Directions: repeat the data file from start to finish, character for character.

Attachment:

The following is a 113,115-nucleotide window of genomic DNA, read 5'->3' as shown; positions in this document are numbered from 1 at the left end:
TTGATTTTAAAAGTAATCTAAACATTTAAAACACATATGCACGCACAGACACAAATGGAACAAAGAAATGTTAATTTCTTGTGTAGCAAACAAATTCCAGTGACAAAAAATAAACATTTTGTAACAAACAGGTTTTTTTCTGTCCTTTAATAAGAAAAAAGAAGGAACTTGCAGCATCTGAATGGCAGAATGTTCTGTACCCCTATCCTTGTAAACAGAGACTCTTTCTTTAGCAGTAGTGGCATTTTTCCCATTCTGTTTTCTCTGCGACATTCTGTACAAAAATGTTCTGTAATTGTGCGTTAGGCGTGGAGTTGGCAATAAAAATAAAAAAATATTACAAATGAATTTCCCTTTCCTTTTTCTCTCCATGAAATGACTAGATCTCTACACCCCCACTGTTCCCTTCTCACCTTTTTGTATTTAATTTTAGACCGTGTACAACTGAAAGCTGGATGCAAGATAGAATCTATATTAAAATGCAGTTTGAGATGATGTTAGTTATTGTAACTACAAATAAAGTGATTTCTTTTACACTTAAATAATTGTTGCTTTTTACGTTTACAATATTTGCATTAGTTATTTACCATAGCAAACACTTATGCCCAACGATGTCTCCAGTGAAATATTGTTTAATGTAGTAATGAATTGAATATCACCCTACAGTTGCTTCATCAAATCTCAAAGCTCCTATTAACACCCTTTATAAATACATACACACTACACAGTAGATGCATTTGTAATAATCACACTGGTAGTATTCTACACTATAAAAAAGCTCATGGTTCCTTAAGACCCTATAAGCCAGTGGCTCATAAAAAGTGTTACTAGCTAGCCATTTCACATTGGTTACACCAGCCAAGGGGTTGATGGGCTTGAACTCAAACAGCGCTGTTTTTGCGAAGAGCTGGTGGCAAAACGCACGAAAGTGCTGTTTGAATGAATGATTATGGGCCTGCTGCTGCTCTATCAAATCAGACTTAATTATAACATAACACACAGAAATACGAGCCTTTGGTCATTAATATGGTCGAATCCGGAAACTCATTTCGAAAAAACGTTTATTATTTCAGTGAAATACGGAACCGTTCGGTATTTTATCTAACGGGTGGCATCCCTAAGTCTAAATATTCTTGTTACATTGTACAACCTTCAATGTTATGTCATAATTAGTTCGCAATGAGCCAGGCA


The following is a 113,115-nucleotide window of genomic DNA, read 5'->3' as shown; positions in this document are numbered from 1 at the left end:
TTGATTTTAAAAGTAATCTAAACATTTAAAACACATATGCACGCACAGACACAAATGGAACAAAGAAATGTTAATTTCTTGTGTAGCAAACAAATTCCAGTGACAAAAAATAAACATTTTGTAACAAACAGGTTTTTTTCTGTCCTTTAATAAGAAAAAAGAAGGAACTTGCAGCATCTGAATGGCAGAATGTTCTGTACCCCTATCCTTGTAAACAGAGACTCTTTCTTTAGCAGTAGTGGCATTTTTCCCATTCTGTTTTCTCTGCGACATTCTGTACAAAAATGTTCTGTAATTGTGCGTTAGGCGTGGAGTTGGCAATAAAAATAAAAAAATATTACAAATGAATTTCCCTTTCCTTTTTCTCTCCATGAAATGACTAGATCTCTACACCCCCACTGTTCCCTTCTCACCTTTTTGTATTTAATTTTAGACCGTGTACAACTGAAAGCTGGATGCAAGATAGAATCTATATTAAAATGCAGTTTGAGATGATGTTAGTTATTGTAACTACAAATAAAGTGATTTCTTTTACACTTAAATAATTGTTGCTTTTTACGTTTACAATATTTGCATTAGTTATTTACCATAGCAAACACTTATGCCCAACGATGTCTCCAGTGAAATATTGTTTAATGTAGTAATGAATTGAATATCACCCTACAGTTGCTTCATCAAATCTCAAAGCTCCTATTAACACCCTTTATAAATACATACACACTACACAGTAGATGCATTTGTAATAATCACACTGGTAGTATTCTACACTATAAAAAAGCTCATGGTTCCTTAAGACCCTATAAGCCAGTGGCTCATAAAAAGTGTTACTAGCTAGCCATTTCACATTGGTTACACCAGCCAAGGGGTTGATGGGCTTGAACTCAAACAGCGCTGTTTTTGCGAAGAGCTGGTGGCAAAACGCACGAAAGTGCTGTTTGAATGAATGATTATGGGCCTGCTGCTGCTCTATCAAATCAGACTTAATTATAACATAACACACAGAAATACGAGCCTTTGGTCATTAATATGGTCGAATCCGGAAACTCATTTCGAAAAAACGTTTATTATTTCAGTGAAATACGGAACCGTTCGGTATTTTATCTAACGGGTGGCATCCCTAAGTCTAAATATTCTTGTTACATTGTACAACCTTCAATGTTATGTCATAATTAGTTCGCAATGAGCCAGGCA